On July 1, while most Ottawa residents were focused on celebrating Canada’s 150th birthday, the Canadian Free Trade Agreement quietly came into force. At the same time, another agreement – the higher profile Comprehensive Economic & Trade Agreement between Canada and the European Union – is approaching fast on the horizon.
These agreements are important for anyone in Ottawa who does business with government. They mark an important change in the area of government procurement and present local businesses with significant opportunity and risk.
CFTA is the successor to the 1995 Agreement on Internal Trade, which removed interprovincial trade barriers in Canada on a select group of industries. CFTA goes much further than its predecessor, although many free trade advocates complain that the number of trade barriers within Canada remains unacceptable.
Trade barriers are often hidden, either purposely or unintentionally. For example, specifications in an invitation to tender may require a license from a provincial association that favours local companies or persons. CFTA contains provisions that allow a company or person to challenge such trade barriers. Challenges are intended to be resolved quickly; first through consultation, then through a dispute settlement mechanism.
Of particular interest to Ottawa companies, the federal government, provinces and territories must now provide open and non-discriminatory access to their procurement contracts, regardless of where in Canada the company resides. Even contracts involving municipalities and a range of government funded sectors, such as education and health, have opened up. IT, defence, construction and professional consulting contracts are now more accessible across the country.
Ottawa companies that do procurement with the Canadian government, which is the largest buyer of goods and services in the country, have developed strong expertise in serving the needs of federal departments and agencies. Local firms can now deploy that expertise throughout Canada to potential customers that were previously difficult or impossible to access.
Pressure for a new and expanded interprovincial trade deal came amid the push for a Canadian-European trade deal. CETA will also open up the market for selling goods and services to government. Once CETA is in force, Canadian companies can do business with European governments, and European companies can do business with Canadian government, all on an equal footing.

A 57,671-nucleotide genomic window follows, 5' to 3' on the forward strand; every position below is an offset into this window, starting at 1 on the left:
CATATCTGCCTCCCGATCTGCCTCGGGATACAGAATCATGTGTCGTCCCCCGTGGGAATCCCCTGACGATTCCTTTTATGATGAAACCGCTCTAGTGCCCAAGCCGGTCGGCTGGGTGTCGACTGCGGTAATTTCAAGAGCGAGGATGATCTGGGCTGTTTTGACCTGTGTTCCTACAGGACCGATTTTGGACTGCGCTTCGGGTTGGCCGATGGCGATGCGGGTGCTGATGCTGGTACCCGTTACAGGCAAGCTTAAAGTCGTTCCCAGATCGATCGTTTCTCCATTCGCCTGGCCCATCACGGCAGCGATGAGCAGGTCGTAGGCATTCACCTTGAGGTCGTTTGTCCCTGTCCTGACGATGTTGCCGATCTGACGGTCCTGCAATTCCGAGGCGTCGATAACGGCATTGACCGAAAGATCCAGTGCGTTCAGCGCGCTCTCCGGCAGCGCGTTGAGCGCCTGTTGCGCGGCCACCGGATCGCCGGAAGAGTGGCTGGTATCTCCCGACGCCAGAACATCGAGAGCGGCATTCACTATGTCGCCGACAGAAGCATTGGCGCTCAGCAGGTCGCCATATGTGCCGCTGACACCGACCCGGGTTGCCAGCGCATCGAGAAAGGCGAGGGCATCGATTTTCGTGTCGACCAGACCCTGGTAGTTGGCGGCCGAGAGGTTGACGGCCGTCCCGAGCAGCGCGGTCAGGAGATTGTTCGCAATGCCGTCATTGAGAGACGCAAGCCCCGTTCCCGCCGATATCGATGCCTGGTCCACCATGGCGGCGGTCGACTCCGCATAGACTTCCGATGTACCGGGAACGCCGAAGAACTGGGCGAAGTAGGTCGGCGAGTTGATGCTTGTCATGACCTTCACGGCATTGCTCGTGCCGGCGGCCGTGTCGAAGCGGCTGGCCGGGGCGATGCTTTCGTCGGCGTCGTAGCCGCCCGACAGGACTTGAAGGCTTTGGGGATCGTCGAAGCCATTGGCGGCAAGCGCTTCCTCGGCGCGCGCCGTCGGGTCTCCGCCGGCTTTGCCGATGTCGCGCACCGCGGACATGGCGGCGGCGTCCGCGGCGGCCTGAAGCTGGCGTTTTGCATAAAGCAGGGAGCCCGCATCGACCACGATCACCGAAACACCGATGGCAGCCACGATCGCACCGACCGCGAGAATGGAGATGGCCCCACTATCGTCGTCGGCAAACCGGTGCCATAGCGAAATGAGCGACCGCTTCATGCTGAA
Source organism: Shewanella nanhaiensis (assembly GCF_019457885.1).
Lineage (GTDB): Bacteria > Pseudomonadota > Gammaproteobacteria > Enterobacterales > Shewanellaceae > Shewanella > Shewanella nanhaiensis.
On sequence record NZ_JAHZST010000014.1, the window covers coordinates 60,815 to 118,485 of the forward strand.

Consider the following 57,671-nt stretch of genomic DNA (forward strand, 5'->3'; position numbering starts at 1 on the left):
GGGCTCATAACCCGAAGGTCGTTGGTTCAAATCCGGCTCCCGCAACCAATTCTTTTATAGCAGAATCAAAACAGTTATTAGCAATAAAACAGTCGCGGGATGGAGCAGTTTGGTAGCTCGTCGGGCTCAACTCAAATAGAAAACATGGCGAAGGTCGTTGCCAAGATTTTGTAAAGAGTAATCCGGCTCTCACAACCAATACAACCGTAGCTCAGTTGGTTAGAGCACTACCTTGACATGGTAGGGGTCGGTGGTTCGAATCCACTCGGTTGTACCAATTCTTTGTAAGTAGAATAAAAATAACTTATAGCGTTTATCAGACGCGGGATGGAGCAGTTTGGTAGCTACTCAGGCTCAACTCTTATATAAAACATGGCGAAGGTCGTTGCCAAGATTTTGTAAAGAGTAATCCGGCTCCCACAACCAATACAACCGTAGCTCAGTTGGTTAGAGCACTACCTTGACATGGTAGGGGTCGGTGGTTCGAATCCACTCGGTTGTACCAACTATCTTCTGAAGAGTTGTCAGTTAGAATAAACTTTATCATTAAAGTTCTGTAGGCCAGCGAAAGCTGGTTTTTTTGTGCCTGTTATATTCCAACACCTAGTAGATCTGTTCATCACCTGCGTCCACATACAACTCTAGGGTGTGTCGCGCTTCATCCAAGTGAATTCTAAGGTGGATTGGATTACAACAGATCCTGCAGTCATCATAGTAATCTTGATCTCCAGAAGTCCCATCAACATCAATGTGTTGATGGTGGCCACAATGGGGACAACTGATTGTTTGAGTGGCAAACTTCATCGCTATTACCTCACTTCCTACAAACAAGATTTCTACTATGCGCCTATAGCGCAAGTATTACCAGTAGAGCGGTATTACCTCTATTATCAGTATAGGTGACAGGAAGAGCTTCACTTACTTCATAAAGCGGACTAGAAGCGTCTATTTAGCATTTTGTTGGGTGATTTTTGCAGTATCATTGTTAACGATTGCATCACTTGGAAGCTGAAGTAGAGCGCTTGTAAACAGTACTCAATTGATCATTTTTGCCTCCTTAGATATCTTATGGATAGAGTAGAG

As with the CFTA, there will be dispute settlement mechanisms to resolve issues of discrimination. In addition, European procurement opportunities will be made available electronically, similar to the way in which they are done in Canada.
The European market, with its many wealthy governments and more than half a billion consumers, presents tremendous opportunities for Ottawa businesses.
There are 28 EU member countries under the agreement at the moment, and many sub-national governments within those countries. However, the opening of our markets also presents risk, as large and sophisticated European companies themselves eye the Canadian marketplace. The National Capital Region will likely be one of their first targets for expansion, as the federal government is a rich source of potential business.
CETA is broad and comprehensive, covering all goods except for a small list of exceptions (such as for national security reasons). In services, CETA provides European and Canadian companies with access to each other’s government contracts in many sectors, especially IT and consulting services. Among others, this includes management, marketing, human resources, and engineering consulting.
CETA is in the process of ratification, and has recently been delayed by a dispute over cheese and pharmaceuticals. Like CFTA, the initial plan had been for CETA was for it to come into force on July 1. Most experts expect that it will pass all necessary hurdles and be in force in the near future. Meanwhile, Ottawa businesses have time to explore opportunities and get ready for more competition.
The Canadian government, through Global Affairs Canada, has established various programs to help Canadian businesses access the European market. Such programs are a good way for Ottawa companies to look for business opportunities and potential strategic partners.
Alliances with European companies may be a good way for Ottawa companies to take advantage of local expertise, overcome language barriers and possibly gain a powerful ally to do even more business with governments back here in Canada.
Clever and ambitious Ottawa companies will use both CETA and CFTA to transform their businesses and expand their customer base throughout Canada and Europe. For those companies that have little interest looking abroad, they will soon face the prospect of new and powerful competition in their backyard.
Peter Mantas is a partner at Fasken Martineau LLP.